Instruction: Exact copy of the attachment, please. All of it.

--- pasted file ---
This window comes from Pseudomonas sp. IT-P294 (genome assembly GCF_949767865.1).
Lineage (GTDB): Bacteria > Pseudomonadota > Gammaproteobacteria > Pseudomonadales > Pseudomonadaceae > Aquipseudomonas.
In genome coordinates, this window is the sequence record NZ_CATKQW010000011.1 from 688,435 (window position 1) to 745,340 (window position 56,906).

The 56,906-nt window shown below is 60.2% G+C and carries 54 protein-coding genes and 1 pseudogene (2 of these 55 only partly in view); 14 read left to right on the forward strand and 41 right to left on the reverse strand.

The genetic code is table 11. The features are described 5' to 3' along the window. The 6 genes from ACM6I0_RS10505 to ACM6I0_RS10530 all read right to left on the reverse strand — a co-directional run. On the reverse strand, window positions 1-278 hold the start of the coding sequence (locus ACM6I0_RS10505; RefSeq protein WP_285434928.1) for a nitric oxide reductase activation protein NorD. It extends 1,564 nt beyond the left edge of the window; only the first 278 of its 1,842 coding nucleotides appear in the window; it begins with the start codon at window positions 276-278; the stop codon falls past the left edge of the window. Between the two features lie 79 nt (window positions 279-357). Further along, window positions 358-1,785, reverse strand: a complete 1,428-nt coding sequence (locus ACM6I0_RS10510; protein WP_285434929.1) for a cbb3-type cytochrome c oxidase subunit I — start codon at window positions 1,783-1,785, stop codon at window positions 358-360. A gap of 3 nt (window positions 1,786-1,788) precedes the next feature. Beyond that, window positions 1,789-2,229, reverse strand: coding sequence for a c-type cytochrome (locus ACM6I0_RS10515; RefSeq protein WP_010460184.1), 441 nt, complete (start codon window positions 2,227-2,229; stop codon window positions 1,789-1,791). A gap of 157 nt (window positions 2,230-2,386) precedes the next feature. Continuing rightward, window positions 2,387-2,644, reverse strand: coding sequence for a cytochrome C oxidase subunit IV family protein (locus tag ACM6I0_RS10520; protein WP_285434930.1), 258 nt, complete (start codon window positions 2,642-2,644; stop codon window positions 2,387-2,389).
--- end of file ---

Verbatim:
This window comes from Pseudomonas sp. IT-P294 (genome assembly GCF_949767865.1).
Lineage (GTDB): Bacteria > Pseudomonadota > Gammaproteobacteria > Pseudomonadales > Pseudomonadaceae > Aquipseudomonas.
In genome coordinates, this window is the sequence record NZ_CATKQW010000011.1 from 688,435 (window position 1) to 745,340 (window position 56,906).

The 56,906-nt window shown below is 60.2% G+C and carries 54 protein-coding genes and 1 pseudogene (2 of these 55 only partly in view); 14 read left to right on the forward strand and 41 right to left on the reverse strand.

The genetic code is table 11. The features are described 5' to 3' along the window. The 6 genes from ACM6I0_RS10505 to ACM6I0_RS10530 all read right to left on the reverse strand — a co-directional run. On the reverse strand, window positions 1-278 hold the start of the coding sequence (locus ACM6I0_RS10505; RefSeq protein WP_285434928.1) for a nitric oxide reductase activation protein NorD. It extends 1,564 nt beyond the left edge of the window; only the first 278 of its 1,842 coding nucleotides appear in the window; it begins with the start codon at window positions 276-278; the stop codon falls past the left edge of the window. Between the two features lie 79 nt (window positions 279-357). Further along, window positions 358-1,785, reverse strand: a complete 1,428-nt coding sequence (locus ACM6I0_RS10510; protein WP_285434929.1) for a cbb3-type cytochrome c oxidase subunit I — start codon at window positions 1,783-1,785, stop codon at window positions 358-360. A gap of 3 nt (window positions 1,786-1,788) precedes the next feature. Beyond that, window positions 1,789-2,229, reverse strand: coding sequence for a c-type cytochrome (locus ACM6I0_RS10515; RefSeq protein WP_010460184.1), 441 nt, complete (start codon window positions 2,227-2,229; stop codon window positions 1,789-1,791). A gap of 157 nt (window positions 2,230-2,386) precedes the next feature. Continuing rightward, window positions 2,387-2,644, reverse strand: coding sequence for a cytochrome C oxidase subunit IV family protein (locus tag ACM6I0_RS10520; protein WP_285434930.1), 258 nt, complete (start codon window positions 2,642-2,644; stop codon window positions 2,387-2,389).